How to Improve School Attendance

A Practical Guide for Schools and School Districts
A Project of the Los Angeles County Education Coordinating Council


Module 4: School-Community Partnerships—1

Introduction

As mentioned in the History of the ECC starting on page 1, this manual is a follow-up to A Comprehensive Approach to Improving Student Attendance in Los Angeles County released by the Education Coordinating Council's School Attendance Task Force in February 2012.88 In its report, the Task Force highlighted holistic and comprehensive models to address the root causes of attendance challenges, and to build multi-stakeholder solutions to this issue in Los Angeles County. Since the report was largely focused on recommendations for entities such as school districts, law enforcement agencies, and the courts, the Task Force recognized that a greater understanding of the role that the community—including community-based organizations (CBOs), community members, and parents—could play in promoting positive attendance was key. As such, "creating strategies for increasing connections between schools districts and available community resources" was one of the key implementation steps in the report. This module is a first step toward that implementation goal.

School-community linkages and partnerships have been identified as essential to "improving schools, strengthening neighborhoods, and leading to a marked reduction in young people's problems."89 As noted by the Center for Mental Health in Schools at the University of California Los Angeles, schools are located in communities, yet are often isolated from community members and much-needed resources for their students. Families live in neighborhoods, but often remain disconnected from one another or the schools that their children attend. Community agencies like CBOs, youth centers, and local businesses often remain fragmented, despite their major stake in the education system.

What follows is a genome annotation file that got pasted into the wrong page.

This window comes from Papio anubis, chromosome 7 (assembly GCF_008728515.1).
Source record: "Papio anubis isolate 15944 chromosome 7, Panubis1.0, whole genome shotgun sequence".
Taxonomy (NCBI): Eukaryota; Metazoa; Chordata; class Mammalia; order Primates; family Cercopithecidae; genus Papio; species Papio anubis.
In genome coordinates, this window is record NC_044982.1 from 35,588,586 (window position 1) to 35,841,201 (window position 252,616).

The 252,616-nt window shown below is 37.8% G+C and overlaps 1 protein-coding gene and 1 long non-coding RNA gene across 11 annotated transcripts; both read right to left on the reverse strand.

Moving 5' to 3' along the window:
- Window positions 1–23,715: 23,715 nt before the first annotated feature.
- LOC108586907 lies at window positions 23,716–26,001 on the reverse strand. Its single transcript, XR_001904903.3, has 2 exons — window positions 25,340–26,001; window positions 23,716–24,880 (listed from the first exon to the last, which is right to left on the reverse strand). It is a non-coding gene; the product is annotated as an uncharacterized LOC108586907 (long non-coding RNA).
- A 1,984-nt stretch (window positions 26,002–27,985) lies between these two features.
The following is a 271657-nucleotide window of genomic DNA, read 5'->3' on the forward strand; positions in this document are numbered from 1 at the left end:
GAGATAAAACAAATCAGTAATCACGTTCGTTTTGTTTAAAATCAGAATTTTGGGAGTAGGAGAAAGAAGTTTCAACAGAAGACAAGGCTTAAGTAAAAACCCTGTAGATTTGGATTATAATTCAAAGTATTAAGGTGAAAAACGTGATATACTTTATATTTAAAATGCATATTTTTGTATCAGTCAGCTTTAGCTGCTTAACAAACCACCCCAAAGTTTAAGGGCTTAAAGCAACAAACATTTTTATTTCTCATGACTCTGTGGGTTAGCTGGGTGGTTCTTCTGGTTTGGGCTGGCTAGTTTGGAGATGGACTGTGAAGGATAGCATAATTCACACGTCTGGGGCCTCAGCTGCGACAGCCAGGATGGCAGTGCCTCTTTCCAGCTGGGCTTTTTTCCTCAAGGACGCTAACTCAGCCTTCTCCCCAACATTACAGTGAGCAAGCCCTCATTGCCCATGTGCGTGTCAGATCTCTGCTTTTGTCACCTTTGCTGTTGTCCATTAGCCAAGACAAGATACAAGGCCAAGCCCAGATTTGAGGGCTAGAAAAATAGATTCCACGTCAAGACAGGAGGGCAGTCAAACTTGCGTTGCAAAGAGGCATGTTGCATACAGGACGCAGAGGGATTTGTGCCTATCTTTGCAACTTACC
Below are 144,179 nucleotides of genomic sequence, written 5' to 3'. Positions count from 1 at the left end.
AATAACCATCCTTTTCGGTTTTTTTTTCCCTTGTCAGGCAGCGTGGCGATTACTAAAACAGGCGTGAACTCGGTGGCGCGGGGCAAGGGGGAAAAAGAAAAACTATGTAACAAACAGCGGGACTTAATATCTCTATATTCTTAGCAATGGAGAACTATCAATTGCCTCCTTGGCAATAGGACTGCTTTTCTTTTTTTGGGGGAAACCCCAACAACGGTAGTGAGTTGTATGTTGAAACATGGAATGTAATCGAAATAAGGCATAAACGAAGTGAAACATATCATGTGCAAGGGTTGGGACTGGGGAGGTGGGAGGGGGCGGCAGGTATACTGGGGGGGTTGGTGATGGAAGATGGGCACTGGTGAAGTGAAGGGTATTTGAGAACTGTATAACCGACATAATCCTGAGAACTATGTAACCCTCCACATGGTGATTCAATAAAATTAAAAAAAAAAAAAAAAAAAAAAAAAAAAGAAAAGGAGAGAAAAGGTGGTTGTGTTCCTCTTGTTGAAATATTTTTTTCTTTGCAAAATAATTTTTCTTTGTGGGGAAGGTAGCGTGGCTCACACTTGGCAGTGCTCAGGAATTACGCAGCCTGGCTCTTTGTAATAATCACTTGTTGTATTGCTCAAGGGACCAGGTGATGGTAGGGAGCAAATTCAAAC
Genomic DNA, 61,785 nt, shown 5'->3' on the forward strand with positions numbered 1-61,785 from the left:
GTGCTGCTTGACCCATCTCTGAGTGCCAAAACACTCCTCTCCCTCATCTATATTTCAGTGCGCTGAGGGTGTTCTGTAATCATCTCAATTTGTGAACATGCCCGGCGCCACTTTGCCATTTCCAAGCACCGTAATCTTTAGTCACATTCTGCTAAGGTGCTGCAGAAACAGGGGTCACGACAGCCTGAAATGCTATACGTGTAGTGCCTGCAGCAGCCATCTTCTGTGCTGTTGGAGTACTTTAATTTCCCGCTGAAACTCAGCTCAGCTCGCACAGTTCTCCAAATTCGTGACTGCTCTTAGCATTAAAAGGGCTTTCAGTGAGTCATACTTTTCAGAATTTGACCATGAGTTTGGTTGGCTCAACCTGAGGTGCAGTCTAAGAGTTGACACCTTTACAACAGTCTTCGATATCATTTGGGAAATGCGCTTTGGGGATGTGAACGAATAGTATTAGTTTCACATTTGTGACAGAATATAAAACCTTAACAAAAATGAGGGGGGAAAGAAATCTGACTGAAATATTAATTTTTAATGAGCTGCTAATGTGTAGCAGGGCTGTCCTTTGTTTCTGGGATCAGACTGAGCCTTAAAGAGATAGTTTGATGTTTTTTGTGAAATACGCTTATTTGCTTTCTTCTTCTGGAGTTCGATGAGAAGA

Fostering lasting school-community partnerships is critical to bridge these divides and to connect these important players who are all invested in such shared goals as the success of young people in school. Additionally, as budget woes continue to affect school funding across the state and county, creating meaningful partnerships and tapping into unused community resources has never been more imperative to promoting student attendance and achievement. The range and list of possible school-community partnerships is extensive. While this module cites related resources on this topic throughout, its goal is not to provide an exhaustive inventory of all options to enhance school-community partnerships. Rather, it is an effort to identify and highlight a few important models with local examples that can serve as an initial resource for school districts looking to implement these models. Underlying any comprehensive focus on school attendance and the creation of meaningful community partnerships is the key element of leadership. Leadership is needed at all levels of a school district, from school-site teachers and administrators to superintendents and school board members. Much has been written about the importance of school-site administrators' leadership in supporting teachers, students, and families, and district-wide leadership in supporting school sites and promoting a vision for community partnership.90 However, since this module focuses on tools most applicable for school-site staff, all of the principles of school leadership and district-wide leadership are not explicitly delineated. Rather, it simply notes the breadth of research on leadership and the importance of it in implementing the identified strategies.


88 Education Coordinating Council
89 Center for Mental Health in Schools at UCLA. "School-Community Partnerships: A Guide."

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